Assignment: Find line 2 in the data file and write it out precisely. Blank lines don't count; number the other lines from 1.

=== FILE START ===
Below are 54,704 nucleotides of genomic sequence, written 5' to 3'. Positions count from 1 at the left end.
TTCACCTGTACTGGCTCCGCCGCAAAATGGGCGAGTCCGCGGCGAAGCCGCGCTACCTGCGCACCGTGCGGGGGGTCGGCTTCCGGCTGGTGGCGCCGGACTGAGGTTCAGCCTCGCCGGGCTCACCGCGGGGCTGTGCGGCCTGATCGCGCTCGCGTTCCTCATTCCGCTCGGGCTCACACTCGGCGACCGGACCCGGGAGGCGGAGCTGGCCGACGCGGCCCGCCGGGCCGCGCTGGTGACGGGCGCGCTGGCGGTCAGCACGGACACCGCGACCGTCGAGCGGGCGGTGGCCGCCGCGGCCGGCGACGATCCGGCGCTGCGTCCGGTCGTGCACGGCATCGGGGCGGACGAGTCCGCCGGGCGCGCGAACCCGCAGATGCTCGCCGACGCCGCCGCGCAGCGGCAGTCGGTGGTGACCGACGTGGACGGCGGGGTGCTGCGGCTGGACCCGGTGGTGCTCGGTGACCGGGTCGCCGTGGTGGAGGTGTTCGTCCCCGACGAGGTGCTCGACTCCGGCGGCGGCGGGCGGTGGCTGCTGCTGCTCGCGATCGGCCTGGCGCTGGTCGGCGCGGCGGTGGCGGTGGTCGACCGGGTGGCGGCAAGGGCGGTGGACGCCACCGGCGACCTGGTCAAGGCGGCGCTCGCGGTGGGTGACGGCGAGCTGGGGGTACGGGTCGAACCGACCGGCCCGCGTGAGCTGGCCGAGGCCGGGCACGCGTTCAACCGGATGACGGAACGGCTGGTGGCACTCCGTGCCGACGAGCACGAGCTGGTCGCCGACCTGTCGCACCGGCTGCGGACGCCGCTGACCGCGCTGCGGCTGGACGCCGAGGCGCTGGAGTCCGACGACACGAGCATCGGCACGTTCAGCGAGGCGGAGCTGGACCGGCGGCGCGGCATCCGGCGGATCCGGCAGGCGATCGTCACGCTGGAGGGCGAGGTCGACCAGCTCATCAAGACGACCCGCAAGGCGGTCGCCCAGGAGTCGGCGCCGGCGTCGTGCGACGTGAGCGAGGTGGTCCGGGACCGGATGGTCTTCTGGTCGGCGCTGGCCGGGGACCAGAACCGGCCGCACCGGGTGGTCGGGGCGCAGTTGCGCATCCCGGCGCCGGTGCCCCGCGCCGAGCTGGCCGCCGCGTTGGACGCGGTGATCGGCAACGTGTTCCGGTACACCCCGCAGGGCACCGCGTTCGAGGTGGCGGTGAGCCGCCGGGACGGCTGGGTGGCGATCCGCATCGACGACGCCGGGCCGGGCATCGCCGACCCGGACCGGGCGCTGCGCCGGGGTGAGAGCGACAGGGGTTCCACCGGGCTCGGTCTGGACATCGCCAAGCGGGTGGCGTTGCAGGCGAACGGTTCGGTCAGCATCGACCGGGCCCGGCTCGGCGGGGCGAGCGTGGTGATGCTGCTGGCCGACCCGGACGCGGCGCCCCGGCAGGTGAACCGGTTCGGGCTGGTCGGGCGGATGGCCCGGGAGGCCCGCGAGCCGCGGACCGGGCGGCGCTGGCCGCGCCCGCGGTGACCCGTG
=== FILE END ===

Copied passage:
TTCACCTGTACTGGCTCCGCCGCAAAATGGGCGAGTCCGCGGCGAAGCCGCGCTACCTGCGCACCGTGCGGGGGGTCGGCTTCCGGCTGGTGGCGCCGGACTGAGGTTCAGCCTCGCCGGGCTCACCGCGGGGCTGTGCGGCCTGATCGCGCTCGCGTTCCTCATTCCGCTCGGGCTCACACTCGGCGACCGGACCCGGGAGGCGGAGCTGGCCGACGCGGCCCGCCGGGCCGCGCTGGTGACGGGCGCGCTGGCGGTCAGCACGGACACCGCGACCGTCGAGCGGGCGGTGGCCGCCGCGGCCGGCGACGATCCGGCGCTGCGTCCGGTCGTGCACGGCATCGGGGCGGACGAGTCCGCCGGGCGCGCGAACCCGCAGATGCTCGCCGACGCCGCCGCGCAGCGGCAGTCGGTGGTGACCGACGTGGACGGCGGGGTGCTGCGGCTGGACCCGGTGGTGCTCGGTGACCGGGTCGCCGTGGTGGAGGTGTTCGTCCCCGACGAGGTGCTCGACTCCGGCGGCGGCGGGCGGTGGCTGCTGCTGCTCGCGATCGGCCTGGCGCTGGTCGGCGCGGCGGTGGCGGTGGTCGACCGGGTGGCGGCAAGGGCGGTGGACGCCACCGGCGACCTGGTCAAGGCGGCGCTCGCGGTGGGTGACGGCGAGCTGGGGGTACGGGTCGAACCGACCGGCCCGCGTGAGCTGGCCGAGGCCGGGCACGCGTTCAACCGGATGACGGAACGGCTGGTGGCACTCCGTGCCGACGAGCACGAGCTGGTCGCCGACCTGTCGCACCGGCTGCGGACGCCGCTGACCGCGCTGCGGCTGGACGCCGAGGCGCTGGAGTCCGACGACACGAGCATCGGCACGTTCAGCGAGGCGGAGCTGGACCGGCGGCGCGGCATCCGGCGGATCCGGCAGGCGATCGTCACGCTGGAGGGCGAGGTCGACCAGCTCATCAAGACGACCCGCAAGGCGGTCGCCCAGGAGTCGGCGCCGGCGTCGTGCGACGTGAGCGAGGTGGTCCGGGACCGGATGGTCTTCTGGTCGGCGCTGGCCGGGGACCAGAACCGGCCGCACCGGGTGGTCGGGGCGCAGTTGCGCATCCCGGCGCCGGTGCCCCGCGCCGAGCTGGCCGCCGCGTTGGACGCGGTGATCGGCAACGTGTTCCGGTACACCCCGCAGGGCACCGCGTTCGAGGTGGCGGTGAGCCGCCGGGACGGCTGGGTGGCGATCCGCATCGACGACGCCGGGCCGGGCATCGCCGACCCGGACCGGGCGCTGCGCCGGGGTGAGAGCGACAGGGGTTCCACCGGGCTCGGTCTGGACATCGCCAAGCGGGTGGCGTTGCAGGCGAACGGTTCGGTCAGCATCGACCGGGCCCGGCTCGGCGGGGCGAGCGTGGTGATGCTGCTGGCCGACCCGGACGCGGCGCCCCGGCAGGTGAACCGGTTCGGGCTGGTCGGGCGGATGGCCCGGGAGGCCCGCGAGCCGCGGACCGGGCGGCGCTGGCCGCGCCCGCGGTGACCCGTG